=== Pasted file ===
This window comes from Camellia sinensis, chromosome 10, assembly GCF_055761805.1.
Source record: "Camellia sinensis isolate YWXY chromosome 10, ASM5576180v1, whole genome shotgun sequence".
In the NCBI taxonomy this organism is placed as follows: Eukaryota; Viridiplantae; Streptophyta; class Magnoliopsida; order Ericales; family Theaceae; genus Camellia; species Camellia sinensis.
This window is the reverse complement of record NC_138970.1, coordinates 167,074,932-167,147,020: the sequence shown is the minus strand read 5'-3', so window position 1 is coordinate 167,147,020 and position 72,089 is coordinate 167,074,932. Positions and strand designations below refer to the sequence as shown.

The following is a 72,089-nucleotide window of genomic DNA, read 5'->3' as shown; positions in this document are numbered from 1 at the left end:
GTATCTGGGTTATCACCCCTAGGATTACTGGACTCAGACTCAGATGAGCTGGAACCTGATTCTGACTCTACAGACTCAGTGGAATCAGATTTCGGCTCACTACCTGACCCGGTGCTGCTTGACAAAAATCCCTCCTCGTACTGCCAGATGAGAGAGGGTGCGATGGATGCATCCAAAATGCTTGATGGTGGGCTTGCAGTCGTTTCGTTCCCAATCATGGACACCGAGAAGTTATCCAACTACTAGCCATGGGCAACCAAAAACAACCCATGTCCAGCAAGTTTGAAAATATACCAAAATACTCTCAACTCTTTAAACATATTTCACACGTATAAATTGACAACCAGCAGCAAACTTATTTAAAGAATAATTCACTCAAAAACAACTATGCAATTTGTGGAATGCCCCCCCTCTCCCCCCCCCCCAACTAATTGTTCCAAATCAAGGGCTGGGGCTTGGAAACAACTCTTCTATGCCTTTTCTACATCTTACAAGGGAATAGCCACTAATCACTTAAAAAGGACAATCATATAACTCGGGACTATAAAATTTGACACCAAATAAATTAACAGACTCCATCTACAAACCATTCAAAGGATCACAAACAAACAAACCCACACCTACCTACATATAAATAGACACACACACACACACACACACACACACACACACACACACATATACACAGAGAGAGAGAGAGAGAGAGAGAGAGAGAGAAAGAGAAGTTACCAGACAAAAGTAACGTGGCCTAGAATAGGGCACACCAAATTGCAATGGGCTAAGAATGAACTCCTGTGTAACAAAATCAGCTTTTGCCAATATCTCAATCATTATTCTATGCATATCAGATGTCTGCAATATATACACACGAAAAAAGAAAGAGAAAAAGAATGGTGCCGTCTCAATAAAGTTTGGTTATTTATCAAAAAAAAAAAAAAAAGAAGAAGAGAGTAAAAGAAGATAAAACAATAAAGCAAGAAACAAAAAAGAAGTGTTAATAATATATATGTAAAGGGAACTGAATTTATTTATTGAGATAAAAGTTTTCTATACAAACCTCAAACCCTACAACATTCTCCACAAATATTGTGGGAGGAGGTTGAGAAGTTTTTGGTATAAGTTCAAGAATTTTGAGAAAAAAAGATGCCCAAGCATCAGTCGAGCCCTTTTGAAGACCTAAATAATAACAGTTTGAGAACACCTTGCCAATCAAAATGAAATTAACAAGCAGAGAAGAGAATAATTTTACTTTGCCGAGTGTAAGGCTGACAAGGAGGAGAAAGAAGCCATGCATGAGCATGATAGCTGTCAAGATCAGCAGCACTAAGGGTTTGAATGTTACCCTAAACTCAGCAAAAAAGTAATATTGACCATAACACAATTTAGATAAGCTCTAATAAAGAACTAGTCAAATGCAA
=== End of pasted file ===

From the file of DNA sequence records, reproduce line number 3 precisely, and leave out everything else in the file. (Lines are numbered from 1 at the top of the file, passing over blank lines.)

In the NCBI taxonomy this organism is placed as follows: Eukaryota; Viridiplantae; Streptophyta; class Magnoliopsida; order Ericales; family Theaceae; genus Camellia; species Camellia sinensis.